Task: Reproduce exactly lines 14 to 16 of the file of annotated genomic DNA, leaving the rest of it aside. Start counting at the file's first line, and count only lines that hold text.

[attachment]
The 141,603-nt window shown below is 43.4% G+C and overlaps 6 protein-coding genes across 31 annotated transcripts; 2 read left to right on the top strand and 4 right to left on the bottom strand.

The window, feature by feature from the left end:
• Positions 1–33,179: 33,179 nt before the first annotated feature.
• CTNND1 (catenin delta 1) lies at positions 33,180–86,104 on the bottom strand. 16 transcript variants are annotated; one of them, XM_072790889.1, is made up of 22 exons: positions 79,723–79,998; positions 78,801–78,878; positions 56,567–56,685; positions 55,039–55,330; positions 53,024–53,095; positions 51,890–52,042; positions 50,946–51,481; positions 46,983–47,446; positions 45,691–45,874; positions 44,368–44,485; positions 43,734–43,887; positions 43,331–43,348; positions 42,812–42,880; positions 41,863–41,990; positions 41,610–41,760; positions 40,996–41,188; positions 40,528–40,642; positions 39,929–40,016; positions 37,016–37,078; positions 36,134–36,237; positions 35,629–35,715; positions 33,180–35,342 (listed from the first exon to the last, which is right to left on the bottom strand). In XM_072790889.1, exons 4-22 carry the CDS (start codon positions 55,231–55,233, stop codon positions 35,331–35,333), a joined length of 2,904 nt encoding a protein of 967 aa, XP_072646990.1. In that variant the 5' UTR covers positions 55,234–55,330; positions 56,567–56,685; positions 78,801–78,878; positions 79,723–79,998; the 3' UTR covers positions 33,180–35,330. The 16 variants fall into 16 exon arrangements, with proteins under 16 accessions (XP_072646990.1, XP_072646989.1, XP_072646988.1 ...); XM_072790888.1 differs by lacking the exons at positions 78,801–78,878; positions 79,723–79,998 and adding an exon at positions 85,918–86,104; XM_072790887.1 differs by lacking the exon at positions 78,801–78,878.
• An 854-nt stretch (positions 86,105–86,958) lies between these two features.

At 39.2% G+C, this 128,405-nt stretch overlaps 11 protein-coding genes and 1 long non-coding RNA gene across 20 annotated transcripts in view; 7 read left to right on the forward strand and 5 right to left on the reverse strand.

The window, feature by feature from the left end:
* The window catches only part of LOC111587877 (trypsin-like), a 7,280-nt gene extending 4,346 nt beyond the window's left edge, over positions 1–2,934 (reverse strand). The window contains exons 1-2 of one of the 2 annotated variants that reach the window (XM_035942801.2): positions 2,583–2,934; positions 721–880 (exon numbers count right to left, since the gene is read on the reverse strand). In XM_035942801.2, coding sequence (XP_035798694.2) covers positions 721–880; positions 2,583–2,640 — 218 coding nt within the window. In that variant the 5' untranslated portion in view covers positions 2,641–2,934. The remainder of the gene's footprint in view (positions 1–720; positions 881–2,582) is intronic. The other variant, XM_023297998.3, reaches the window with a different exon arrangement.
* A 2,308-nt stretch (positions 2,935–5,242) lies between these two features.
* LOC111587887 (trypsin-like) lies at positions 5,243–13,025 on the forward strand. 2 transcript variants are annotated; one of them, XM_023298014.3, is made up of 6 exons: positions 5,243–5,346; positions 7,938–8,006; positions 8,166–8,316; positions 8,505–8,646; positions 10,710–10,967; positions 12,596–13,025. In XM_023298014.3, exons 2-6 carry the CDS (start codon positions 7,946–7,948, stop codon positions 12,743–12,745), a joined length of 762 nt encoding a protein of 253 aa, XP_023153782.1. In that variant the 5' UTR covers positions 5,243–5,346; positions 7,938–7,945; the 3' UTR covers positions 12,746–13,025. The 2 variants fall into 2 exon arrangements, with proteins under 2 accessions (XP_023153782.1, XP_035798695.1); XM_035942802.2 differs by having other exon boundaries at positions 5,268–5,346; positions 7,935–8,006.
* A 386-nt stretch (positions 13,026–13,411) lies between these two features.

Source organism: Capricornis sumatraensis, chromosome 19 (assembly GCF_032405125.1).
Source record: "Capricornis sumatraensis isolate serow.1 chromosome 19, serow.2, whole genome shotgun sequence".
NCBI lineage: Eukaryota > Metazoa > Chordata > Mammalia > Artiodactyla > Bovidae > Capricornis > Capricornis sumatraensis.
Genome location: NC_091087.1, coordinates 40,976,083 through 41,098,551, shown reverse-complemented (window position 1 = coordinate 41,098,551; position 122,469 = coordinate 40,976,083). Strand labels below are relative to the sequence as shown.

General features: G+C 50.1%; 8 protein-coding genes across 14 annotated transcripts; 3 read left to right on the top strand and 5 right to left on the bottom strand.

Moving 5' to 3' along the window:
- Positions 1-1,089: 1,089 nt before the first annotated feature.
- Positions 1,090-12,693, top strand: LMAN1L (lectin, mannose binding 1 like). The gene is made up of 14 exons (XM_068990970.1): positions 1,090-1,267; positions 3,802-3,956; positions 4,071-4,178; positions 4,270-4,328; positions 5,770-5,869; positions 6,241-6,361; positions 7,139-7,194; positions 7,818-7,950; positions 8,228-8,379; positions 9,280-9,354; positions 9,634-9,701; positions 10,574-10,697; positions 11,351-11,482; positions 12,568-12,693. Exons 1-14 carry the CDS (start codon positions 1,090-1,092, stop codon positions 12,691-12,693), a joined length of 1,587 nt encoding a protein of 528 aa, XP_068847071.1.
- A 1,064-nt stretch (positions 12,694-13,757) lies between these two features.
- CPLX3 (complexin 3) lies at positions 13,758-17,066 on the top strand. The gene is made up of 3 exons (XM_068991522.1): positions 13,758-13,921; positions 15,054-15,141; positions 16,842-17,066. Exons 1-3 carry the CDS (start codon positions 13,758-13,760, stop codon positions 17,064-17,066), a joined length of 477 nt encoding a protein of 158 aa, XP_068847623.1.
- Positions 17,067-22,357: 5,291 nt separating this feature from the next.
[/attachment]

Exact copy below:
NCBI lineage: Eukaryota > Metazoa > Chordata > Mammalia > Artiodactyla > Bovidae > Capricornis > Capricornis sumatraensis.
Genome location: NC_091087.1, coordinates 40,976,083 through 41,098,551, shown reverse-complemented (window position 1 = coordinate 41,098,551; position 122,469 = coordinate 40,976,083). Strand labels below are relative to the sequence as shown.

General features: G+C 50.1%; 8 protein-coding genes across 14 annotated transcripts; 3 read left to right on the top strand and 5 right to left on the bottom strand.